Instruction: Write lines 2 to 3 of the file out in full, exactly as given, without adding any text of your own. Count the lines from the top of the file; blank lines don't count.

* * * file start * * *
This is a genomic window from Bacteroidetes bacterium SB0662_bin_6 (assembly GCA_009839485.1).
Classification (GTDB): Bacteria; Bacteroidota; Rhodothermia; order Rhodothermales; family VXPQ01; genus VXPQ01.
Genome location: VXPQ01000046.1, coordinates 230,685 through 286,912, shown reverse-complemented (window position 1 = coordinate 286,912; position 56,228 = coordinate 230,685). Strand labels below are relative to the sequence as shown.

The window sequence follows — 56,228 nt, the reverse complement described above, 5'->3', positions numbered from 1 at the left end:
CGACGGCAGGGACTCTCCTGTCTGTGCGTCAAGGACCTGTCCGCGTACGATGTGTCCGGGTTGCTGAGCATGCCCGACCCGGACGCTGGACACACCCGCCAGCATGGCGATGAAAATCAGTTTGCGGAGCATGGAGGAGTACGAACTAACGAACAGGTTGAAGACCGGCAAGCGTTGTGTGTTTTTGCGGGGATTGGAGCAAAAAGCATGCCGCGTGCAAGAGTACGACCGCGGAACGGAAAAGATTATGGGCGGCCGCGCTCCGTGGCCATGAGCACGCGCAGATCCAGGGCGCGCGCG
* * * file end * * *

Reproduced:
Classification (GTDB): Bacteria; Bacteroidota; Rhodothermia; order Rhodothermales; family VXPQ01; genus VXPQ01.
Genome location: VXPQ01000046.1, coordinates 230,685 through 286,912, shown reverse-complemented (window position 1 = coordinate 286,912; position 56,228 = coordinate 230,685). Strand labels below are relative to the sequence as shown.